And I know from talking with other moms that we all try. I’m not the only one throwing away any instrument that requires lung power when the kids aren’t looking. Being a stay-at-home parent is hard as hell, being a single stay-at-home parent is even harder. There were times I considered reneging on the sale of my business and hiding in the agony of the busy moving season. But, then there were those beautiful moments- those glorious moments that make parenting worth it. And on Labor Day evening, reminiscing about the fun we had over the summer amidst the seemingly autumnal weather made me extraordinarily reflective. And so, while the summer reminded me of my parenting imperfections, it also my underlined my love for the job.

I like to think if cameras actually were following me around this summer, they would see me “trying” and loving it. Because despite my “bad mom” moments, I know we’ve had just as many special moments filled with hugs and giggles. Because that is what parenting is- an emulsion of good and challenging moments that suspended together form an intense emotional bond.

As I packed their lunches on a windy evening and printed a “First Day of Kindergarten” sign, I couldn’t swallow. Our special summer had ended. I had practically wished away the past week when I should have been wishing for more time.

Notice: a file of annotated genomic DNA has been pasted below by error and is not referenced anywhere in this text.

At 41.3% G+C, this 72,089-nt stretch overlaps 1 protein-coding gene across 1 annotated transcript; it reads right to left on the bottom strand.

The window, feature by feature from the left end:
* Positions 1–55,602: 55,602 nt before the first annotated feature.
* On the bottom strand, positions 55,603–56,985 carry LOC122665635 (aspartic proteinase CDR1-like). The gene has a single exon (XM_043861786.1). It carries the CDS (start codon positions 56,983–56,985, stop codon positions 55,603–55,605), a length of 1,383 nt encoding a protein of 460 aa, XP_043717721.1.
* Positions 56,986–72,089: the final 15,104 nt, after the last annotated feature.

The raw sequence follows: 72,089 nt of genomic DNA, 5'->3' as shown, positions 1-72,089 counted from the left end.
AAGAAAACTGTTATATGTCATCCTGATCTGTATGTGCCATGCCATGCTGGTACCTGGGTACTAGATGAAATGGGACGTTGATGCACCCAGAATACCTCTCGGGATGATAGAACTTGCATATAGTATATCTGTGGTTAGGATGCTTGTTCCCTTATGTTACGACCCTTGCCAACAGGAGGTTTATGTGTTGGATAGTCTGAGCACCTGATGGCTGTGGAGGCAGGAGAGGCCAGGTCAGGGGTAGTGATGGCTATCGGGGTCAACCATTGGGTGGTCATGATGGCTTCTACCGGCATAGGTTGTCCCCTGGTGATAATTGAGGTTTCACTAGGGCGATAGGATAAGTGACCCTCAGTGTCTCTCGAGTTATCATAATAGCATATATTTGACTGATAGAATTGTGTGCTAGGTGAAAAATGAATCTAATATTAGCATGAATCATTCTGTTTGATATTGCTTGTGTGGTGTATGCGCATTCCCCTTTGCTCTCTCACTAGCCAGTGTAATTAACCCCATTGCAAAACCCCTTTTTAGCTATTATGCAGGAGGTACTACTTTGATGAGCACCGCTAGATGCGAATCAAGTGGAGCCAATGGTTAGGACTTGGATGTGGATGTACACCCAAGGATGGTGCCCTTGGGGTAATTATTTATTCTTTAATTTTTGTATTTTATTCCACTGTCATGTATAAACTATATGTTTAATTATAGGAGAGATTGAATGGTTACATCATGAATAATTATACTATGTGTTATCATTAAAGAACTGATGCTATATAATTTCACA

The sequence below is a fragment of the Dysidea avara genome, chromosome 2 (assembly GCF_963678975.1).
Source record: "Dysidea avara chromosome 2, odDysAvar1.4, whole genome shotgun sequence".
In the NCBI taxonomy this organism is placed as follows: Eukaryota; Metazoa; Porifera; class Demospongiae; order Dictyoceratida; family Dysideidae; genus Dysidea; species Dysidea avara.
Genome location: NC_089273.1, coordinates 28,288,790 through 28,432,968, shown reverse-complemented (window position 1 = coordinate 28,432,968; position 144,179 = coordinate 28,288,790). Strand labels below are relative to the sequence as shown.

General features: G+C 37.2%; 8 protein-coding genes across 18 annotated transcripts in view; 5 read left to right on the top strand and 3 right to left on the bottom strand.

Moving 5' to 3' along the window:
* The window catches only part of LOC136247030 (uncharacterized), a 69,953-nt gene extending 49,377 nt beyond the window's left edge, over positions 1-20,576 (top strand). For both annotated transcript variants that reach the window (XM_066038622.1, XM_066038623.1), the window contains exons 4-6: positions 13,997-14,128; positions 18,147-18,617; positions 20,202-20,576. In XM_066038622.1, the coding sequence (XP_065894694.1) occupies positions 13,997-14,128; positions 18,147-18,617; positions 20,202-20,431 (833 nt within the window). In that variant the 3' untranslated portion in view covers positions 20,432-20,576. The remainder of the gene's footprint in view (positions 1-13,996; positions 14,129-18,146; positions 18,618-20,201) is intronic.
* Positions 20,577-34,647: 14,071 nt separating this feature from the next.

On their first day of school, I sent my little two little super balls into a rainy day and onto their first school bus ride. I was very productive while they were gone. I got through lots of mail, completed awaiting documentation, did a little cleaning, and continuously contemplated how I could have made their summer better. But, I quickly remembered something I’ve known for a while; there’s never enough time.

Each moment is limited, unique, and permanent. We need to be inspired, not overwhelmed by these moments. They are only little kids. I need to learn to laugh at the somersaults (at least the first) and not to let these moments get me so flustered.